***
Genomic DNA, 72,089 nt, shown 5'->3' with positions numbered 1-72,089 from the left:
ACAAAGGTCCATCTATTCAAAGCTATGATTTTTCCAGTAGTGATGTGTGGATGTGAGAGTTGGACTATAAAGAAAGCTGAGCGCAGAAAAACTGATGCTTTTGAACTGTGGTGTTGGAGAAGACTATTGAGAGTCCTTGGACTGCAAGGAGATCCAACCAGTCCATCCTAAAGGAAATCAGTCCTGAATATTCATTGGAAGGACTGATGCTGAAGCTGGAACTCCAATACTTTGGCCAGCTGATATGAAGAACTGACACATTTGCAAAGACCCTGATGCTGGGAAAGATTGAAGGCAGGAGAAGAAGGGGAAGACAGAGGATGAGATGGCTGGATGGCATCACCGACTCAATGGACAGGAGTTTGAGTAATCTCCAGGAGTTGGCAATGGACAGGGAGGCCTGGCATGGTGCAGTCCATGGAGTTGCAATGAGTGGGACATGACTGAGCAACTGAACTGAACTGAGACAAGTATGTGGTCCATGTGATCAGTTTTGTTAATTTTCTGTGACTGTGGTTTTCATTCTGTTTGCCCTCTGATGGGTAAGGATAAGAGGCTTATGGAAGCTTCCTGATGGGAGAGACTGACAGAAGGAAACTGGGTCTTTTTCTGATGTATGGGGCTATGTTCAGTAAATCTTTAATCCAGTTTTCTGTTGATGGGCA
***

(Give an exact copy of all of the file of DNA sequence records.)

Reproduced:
Genomic DNA, 72,089 nt, shown 5'->3' with positions numbered 1-72,089 from the left:
ACAAAGGTCCATCTATTCAAAGCTATGATTTTTCCAGTAGTGATGTGTGGATGTGAGAGTTGGACTATAAAGAAAGCTGAGCGCAGAAAAACTGATGCTTTTGAACTGTGGTGTTGGAGAAGACTATTGAGAGTCCTTGGACTGCAAGGAGATCCAACCAGTCCATCCTAAAGGAAATCAGTCCTGAATATTCATTGGAAGGACTGATGCTGAAGCTGGAACTCCAATACTTTGGCCAGCTGATATGAAGAACTGACACATTTGCAAAGACCCTGATGCTGGGAAAGATTGAAGGCAGGAGAAGAAGGGGAAGACAGAGGATGAGATGGCTGGATGGCATCACCGACTCAATGGACAGGAGTTTGAGTAATCTCCAGGAGTTGGCAATGGACAGGGAGGCCTGGCATGGTGCAGTCCATGGAGTTGCAATGAGTGGGACATGACTGAGCAACTGAACTGAACTGAGACAAGTATGTGGTCCATGTGATCAGTTTTGTTAATTTTCTGTGACTGTGGTTTTCATTCTGTTTGCCCTCTGATGGGTAAGGATAAGAGGCTTATGGAAGCTTCCTGATGGGAGAGACTGACAGAAGGAAACTGGGTCTTTTTCTGATGTATGGGGCTATGTTCAGTAAATCTTTAATCCAGTTTTCTGTTGATGGGCA